They went in to retrieve him, too. The three remaining men exited via the trusted route of the fire escape just three hours after the terror attack began. The men rescued all of their personnel and friends, along with hundreds of trapped civilians, aided in the triage of the wounded, and exited the danger zone without any injury to themselves. By the time they left the mall, the police had still not cordoned off the local area. The siege of the mall would last almost two more full days.
A US Air Force fifth-generation F-35 stealth fighter successfully transmitted live targeting data to US Army ground-based air-and-missile defense systems for the first time in an important test conducted during the recent Orange Flag exercise, the fighter’s developer announced Aug. 6, 2019.
The Army’s Integrated Air and Missile Defense (IAMD) Battle Command System (IBCS), a complex system developed by Northrop Grumman to connect sensors, launchers, and command and control stations, was able to “receive and develop fire control quality composite tracks” by “leveraging the F-35 as an elevated sensor” during the recent exercise, Lockheed Martin revealed.
The tracking data was sent to the IBCS through the F-35 ground station and F-35-IBCS adaptation kit, systems developed by Lockheed to let the F-35 talk to the US Army air-and-missile defense network.
The F-35 is capable of detecting threats that ground-based systems might struggle to pick up on until it’s too late. The curvature of the Earth can affect the ability of certain ground-based radars to adequately detect threats. The F-35 — which, as Breaking Defense noted, has been described by senior Air Force officers as “a computer that happens to fly” — is able to rapidly maneuver towards new targets and to change altitude, which radar arrays on the ground are unable to do.
A pilot takes the F-35 Lightning II Joint Strike Fighter aircraft up for its first night flight near Edwards Air Force Base.
(photo by Tom Reynolds)
“The F-35, with its advanced sensors and connectivity, is able to gather and seamlessly share critical information enabling greater joint force protection and a higher level of lethality of Army IAMD forces,” Scott Arnold, the vice president and deputy of Integrated Air and Missile Defense at Lockheed Martin Missiles and Fire Control, explained in a statement.
With the technology and capabilities tested recently, an Army Patriot battery, for example, could theoretically get a better read on an incoming threat using information provided an airborne F-35.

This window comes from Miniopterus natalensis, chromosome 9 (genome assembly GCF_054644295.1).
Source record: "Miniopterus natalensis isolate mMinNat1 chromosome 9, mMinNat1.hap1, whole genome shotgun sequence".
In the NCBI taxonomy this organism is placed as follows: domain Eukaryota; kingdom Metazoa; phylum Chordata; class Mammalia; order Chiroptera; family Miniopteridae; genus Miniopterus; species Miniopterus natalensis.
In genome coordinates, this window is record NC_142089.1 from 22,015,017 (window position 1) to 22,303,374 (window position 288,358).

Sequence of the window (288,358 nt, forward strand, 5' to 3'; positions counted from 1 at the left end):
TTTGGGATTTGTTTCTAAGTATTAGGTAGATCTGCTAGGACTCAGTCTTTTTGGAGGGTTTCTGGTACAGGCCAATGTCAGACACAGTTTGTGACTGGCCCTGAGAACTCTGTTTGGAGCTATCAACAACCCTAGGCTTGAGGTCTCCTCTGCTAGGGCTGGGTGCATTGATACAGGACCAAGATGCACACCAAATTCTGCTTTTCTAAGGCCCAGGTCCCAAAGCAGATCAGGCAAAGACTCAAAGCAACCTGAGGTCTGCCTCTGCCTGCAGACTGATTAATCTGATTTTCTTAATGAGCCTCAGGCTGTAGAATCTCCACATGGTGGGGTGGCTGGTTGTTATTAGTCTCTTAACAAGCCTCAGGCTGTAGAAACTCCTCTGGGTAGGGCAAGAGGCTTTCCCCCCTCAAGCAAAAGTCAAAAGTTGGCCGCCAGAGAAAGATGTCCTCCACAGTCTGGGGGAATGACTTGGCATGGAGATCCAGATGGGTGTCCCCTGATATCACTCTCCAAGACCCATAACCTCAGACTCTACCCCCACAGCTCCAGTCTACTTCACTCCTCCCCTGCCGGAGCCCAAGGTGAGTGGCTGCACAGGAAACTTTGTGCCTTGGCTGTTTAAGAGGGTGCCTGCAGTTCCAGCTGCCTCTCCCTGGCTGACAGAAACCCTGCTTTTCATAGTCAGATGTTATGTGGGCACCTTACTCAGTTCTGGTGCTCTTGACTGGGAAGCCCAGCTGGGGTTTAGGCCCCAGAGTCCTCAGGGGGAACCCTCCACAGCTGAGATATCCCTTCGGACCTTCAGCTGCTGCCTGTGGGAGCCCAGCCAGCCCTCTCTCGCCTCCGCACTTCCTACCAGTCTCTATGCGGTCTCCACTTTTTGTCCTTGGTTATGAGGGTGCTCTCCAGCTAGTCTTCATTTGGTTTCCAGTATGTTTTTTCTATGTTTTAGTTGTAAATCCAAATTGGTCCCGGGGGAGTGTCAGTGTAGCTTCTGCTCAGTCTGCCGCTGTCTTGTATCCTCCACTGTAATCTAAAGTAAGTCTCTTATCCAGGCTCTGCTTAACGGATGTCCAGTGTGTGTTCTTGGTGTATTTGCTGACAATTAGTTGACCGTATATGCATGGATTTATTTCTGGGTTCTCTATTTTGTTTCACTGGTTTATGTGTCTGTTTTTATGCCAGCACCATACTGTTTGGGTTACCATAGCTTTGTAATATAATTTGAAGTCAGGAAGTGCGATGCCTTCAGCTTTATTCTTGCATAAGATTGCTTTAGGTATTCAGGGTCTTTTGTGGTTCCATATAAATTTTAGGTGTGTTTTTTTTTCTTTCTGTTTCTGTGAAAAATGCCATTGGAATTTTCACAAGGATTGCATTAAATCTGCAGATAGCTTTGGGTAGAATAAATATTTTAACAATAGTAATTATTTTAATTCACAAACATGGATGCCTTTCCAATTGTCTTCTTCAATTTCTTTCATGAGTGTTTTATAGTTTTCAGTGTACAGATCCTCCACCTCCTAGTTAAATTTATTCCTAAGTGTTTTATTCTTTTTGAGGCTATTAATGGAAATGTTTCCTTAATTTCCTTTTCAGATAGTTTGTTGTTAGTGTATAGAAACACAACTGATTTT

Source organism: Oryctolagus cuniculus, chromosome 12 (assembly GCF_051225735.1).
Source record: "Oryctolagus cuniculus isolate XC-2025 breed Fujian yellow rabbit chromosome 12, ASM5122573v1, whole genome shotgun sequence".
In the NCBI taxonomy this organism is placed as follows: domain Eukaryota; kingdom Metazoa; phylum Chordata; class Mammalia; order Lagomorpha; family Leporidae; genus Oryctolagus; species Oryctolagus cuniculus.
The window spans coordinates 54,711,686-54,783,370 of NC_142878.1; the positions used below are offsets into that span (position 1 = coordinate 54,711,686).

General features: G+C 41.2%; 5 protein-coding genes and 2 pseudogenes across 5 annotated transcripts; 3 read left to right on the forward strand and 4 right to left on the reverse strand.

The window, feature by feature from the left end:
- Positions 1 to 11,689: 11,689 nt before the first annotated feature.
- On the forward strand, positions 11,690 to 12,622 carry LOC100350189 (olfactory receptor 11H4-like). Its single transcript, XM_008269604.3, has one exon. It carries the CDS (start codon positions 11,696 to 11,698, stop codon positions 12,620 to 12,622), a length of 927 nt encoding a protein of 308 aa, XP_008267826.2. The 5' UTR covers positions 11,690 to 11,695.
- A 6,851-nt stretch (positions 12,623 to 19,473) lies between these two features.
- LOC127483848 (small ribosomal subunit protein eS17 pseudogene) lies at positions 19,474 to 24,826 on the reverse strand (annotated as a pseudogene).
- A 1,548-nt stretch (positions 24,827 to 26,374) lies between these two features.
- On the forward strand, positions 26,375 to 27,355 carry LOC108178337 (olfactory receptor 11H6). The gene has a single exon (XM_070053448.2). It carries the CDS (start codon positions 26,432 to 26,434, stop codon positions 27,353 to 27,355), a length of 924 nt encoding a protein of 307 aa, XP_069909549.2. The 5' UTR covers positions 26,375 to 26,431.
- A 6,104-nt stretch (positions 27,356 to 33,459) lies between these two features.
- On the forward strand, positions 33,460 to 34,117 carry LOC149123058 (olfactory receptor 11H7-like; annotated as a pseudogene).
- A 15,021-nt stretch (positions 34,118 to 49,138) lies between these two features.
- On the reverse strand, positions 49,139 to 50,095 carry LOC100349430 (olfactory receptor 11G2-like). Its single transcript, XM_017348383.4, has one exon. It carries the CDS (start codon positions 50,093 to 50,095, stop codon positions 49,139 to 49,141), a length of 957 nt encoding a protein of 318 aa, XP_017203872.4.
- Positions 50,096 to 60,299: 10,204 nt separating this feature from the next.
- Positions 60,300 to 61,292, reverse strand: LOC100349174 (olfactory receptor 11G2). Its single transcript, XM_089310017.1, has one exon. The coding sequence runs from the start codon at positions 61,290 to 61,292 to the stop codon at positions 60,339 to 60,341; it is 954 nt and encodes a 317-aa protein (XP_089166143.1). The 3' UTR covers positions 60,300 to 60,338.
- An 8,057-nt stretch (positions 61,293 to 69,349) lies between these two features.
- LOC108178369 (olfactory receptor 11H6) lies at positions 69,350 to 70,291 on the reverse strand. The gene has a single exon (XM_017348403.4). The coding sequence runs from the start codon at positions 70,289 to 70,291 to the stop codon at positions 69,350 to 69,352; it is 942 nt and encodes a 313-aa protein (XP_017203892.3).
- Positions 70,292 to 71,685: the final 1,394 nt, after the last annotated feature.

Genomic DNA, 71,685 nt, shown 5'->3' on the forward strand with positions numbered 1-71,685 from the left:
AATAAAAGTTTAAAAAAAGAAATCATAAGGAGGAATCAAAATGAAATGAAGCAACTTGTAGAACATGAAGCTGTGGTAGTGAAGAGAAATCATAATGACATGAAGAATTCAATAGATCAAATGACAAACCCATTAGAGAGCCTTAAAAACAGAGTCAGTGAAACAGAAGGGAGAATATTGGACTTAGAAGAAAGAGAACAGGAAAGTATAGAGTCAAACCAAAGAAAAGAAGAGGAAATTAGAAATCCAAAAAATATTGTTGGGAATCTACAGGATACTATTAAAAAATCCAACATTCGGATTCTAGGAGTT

“Any sensor, any effector, any domain,” Dan Verwiel, Northrop Grumman’s vice president and general manager of missile defense and protective systems, told Defense News. “This is the future of the US Army’s fight.”
F-35A Lightning II.
(U.S. Air Force photo by Alex R. Lloyd)
Three years ago, an F-35 transmitted targeting information to a Navy Aegis Combat System armed with an SM-6 anti-air missile, which was then launched at a mock target simulating an adversarial aircraft. Now, this fighter, one of the most expensive weapons in the US arsenal, is being paired with Army air-and-missile defense networks.
The US military is looking at using the F-35 for multi-domain operations, meaning it wants the jet to do far more than the fighter-bomber missions for which it was initially designed. The fifth-generation jet can also use its high-end sensors to send difficult-to-detect transmissions containing critical data to other air assets, warships, and troops on the ground to increase battlespace awareness.
The capabilities being tested are a top priority as the US military looks to modernize the joint force in the face of great power competition with China and Russia.
This article originally appeared on Business Insider. Follow @BusinessInsider on Twitter.
As corporate America recruits veterans who have led men and women under fire, Google has skimmed the cream of the crop to manage its global security.
Veteran Chris Rackow heads the team that protects the company’s 80,000 employees, its offices and property, in more than 150 cities across almost 60 countries. Google tapped Rackow’s experience just over a year ago, recognizing the value the former warrior would bring to the search powerhouse. He had spent years in two of the most elite military and paramilitary organizations in the world: the U.S. Navy SEALs and the FBI Hostage Rescue Team.
Rackow’s leadership illustrates how corporate America has caught on to the resource created by veterans of U.S. foreign interventions. An ability to manage complex, risky, and dynamic problems, especially in the rapidly changing technology industry, carries a premium.
Google brought Rackow on board in September 2016 as vice president of global security. He is one of many veterans at Google, which does not disclose the number it hires, but says they’re employed in every job category, including software engineering, sales, finance, and security.
“One of the highest values of veterans is leadership just because it is such a core element within the military, from junior-enlisted all the way up to senior officers,” Rackow said. “Everybody’s expected to exert some type of leadership, and that is baked into recruits from day one all the way through.”
“It’s a quality that I have seen to be slackening across the business world,” Rackow said. “That’s, I think, where veterans really can play a huge part – coming in and providing positive, respectful, and dignified leadership for organizations, especially multinationals.”
Rackow’s military career started in 1988 when he joined the SEALs, a Navy special forces unit known for its punishing selection program and high-stakes covert missions. He was a SEAL for nearly 23 years. He also spent 13 years in the FBI, for five years as a member of the Hostage Rescue Team, a counter-terrorism unit operating at home and abroad, and, like the SEALs, famed for its harsh induction and commando-style operations.